Ted WalkerComment

Ted's Pen Cup

Ted WalkerComment
Ted's Pen Cup

Pens go hand-in-hand with notebooks, and I pay an overt amount of attention to what I'm writing with as well as upon. In this post, I will keep track of what's in my pen cup, while keeping a running archive of what I've bounced from my pen cup. With micro-reviews. I'll probably update with some frequency! - Ted

Top O' the Cup

This section represents, more or less, what I'm using most actively at the moment.

  • Uni-ball Signo UM-153, blue. This thing is huge...it leaves great schmears of beautiful blue-black ink wherever it writes. A pleasure when aesthetics are at the fore, but a hindrance for anything practical. As such, there are times when I love it and times it seems like too much. It's one of Adam's favorite, so it takes the lead in sentiment. A very well-constructed object. Grade: A-
  • Uniball Jetstream .7mm ballpoint pen, blue. This is my standby, my go-to. Reliable in every situation, sturdy, . I got the orange-bodied edition that I've used since then, refilling it as I go. I don't always want to use this pen, but I always go back to it. I like the black 1.0mm, too. Grade: A+

Pens I Have Known

  • Uni-ball Signo 207 .7 mm, blue. Solid performer. Grade: B+
  • Pilot Vanishing Point fountain pen, vintage 80s model with a bold nib. A very considerate co-worker gave me this pen. It's the most interesting pen I own, because of the design, which is like a slimmer, ribbed (easy now) rendition of the Vanishing Point. It writes smoothly and leaves an ocean of ink. For that reason, it's far from a daily writer, but really fun to use. Grade: A-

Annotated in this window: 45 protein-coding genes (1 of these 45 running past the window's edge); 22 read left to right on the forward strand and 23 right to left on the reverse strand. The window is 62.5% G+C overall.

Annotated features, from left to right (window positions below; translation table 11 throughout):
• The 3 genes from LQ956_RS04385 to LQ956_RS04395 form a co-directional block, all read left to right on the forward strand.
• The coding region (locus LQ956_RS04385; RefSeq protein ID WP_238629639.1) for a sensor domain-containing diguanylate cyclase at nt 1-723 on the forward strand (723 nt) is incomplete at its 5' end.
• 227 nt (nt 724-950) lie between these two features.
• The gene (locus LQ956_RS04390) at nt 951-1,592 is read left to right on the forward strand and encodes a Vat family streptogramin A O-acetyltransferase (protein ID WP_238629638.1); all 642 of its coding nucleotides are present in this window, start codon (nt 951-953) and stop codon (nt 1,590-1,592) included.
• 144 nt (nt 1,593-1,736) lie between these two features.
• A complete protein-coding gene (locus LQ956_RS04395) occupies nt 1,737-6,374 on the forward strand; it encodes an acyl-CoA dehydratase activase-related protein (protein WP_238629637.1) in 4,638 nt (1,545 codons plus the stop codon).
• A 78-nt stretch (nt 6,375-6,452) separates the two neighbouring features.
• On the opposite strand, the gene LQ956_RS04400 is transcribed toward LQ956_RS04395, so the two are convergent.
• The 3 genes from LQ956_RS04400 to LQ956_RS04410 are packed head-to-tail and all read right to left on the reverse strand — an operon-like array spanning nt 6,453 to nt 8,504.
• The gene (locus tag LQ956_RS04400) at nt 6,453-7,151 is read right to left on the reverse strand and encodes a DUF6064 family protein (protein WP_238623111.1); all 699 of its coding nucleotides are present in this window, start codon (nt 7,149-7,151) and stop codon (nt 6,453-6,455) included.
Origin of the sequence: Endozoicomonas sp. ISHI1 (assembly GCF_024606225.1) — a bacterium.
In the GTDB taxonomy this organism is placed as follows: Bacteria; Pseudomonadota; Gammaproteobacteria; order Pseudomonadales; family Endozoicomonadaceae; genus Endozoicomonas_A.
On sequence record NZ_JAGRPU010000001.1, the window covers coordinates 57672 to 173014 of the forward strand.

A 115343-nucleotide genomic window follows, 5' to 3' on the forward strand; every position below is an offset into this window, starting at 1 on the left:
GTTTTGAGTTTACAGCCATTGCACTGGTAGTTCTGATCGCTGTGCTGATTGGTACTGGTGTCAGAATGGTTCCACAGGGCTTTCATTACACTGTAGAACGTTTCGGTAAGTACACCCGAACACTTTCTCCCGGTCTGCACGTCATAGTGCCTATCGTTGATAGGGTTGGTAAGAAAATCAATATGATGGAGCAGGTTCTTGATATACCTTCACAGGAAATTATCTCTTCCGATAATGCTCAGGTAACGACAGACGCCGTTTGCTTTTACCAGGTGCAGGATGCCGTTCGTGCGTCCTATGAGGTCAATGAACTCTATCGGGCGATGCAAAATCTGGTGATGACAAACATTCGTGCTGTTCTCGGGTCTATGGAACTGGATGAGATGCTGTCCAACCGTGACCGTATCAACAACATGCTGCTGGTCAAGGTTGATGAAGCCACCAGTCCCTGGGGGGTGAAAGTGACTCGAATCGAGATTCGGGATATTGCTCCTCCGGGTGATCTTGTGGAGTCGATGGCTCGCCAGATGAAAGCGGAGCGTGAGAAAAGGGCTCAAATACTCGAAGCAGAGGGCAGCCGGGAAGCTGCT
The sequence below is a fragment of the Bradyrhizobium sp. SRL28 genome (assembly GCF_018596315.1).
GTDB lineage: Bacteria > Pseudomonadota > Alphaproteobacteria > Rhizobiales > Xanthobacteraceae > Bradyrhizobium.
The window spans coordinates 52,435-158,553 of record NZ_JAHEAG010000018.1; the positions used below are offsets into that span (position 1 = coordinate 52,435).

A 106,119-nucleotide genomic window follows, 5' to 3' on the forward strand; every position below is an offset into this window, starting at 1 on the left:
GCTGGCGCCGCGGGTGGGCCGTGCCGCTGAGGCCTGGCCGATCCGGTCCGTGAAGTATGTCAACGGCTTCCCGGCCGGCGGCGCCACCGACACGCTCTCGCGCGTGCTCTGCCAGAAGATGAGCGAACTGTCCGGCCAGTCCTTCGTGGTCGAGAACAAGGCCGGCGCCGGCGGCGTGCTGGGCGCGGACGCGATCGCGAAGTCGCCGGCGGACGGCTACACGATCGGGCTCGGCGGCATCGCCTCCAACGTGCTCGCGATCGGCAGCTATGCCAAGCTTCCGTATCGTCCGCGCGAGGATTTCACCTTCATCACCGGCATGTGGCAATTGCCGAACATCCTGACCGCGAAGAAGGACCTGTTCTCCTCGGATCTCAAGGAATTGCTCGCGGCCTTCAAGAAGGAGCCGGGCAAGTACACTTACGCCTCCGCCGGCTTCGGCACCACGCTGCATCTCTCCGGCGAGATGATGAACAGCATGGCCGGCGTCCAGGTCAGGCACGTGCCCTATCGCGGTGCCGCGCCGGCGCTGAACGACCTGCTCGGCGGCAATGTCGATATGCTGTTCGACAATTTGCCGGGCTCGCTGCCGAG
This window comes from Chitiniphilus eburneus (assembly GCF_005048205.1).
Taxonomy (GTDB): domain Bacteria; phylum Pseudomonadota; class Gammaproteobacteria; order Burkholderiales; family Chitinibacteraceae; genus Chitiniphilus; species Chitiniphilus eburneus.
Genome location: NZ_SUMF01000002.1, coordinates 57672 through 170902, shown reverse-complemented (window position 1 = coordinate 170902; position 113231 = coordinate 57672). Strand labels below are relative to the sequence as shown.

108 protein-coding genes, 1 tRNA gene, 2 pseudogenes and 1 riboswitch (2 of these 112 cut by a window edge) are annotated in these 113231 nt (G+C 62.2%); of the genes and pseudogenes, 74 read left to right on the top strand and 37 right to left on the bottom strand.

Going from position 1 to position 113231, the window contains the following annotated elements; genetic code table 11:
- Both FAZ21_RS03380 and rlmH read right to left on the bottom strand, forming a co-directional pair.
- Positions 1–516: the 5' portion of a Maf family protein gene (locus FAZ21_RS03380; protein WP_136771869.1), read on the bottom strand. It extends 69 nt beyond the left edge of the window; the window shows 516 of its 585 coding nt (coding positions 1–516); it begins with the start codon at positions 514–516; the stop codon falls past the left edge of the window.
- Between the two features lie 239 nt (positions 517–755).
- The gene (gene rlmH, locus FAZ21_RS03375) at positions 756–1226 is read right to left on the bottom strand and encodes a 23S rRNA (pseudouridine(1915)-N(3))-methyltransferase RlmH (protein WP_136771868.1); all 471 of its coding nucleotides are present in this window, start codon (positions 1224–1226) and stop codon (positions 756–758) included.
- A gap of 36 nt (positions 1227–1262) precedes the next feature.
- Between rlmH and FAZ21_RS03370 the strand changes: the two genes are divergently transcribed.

• Pilot Acroball 1.0 mm - I found this Jetstream rival at CVS of all places. I  enjoy it, though it hangs a few ticks behind the Jetstream for reliability and the richness of the line. But it's a solid option and an upgrade from the standard crappy ballpoint. Grade: B
  • Kaweco Sport fountain pen, gray plastic. Spotty performance has held this pen back, while it's oddly lightweight superstructure feels too light every time. But, I like the aesthetics and when it gets going it's fun to write with. One day I'll investigate the heavier models. Grade: B-
  • Pilot Metropolitan fountain pen, fine nib. A classic and a great option. It's always there, just hanging out. It's rarely worth filling up manually, so this is a "cartridge-only" choice for me, to keep its convenience levels high. Grade: B+
  • Uni-ball signo DX .38 mm blue. This pen is better suited for marking up individual genomes than making human writing, but it's a great performer. For me it will likely never be a daily pen quite simply because the cap comes off way too easily and it's annoying to the point of being a practical problem. Maybe one day I'll have a custom pen that takes these refills. Grade: B
  • TWSBI eco fountain pen, fine nib. Solid as a rock, always enjoyable if a little cumbersome due to it's large size. It operates like a big fancy fountain pen because of its size and the relative un-fun of posting it (ie putting the capping on the end), while the design is subtle and sharp and it's great for nice inks. Grade: A-
  • Zebra Sarasa .5 gel pen, vintage blue. The color is great. The writing experience is a bit scratchy. Generally Zebra is way down on the list for me, but this one has the appeal and just enough quality to stick around.  Grade: B
  • Retro 51 Tornado, orange. This pen was a disappointment, despite much hype coming from the pen crowd. Between two refills, neither one wrote consistently (mainly skipping and just feeling a little "off" generally), then the button fell off of the top of the screw knob and the clip loosened. Affordable and nice-looking before the wheels fell off, I may well return to the brand at some point. Grade: C-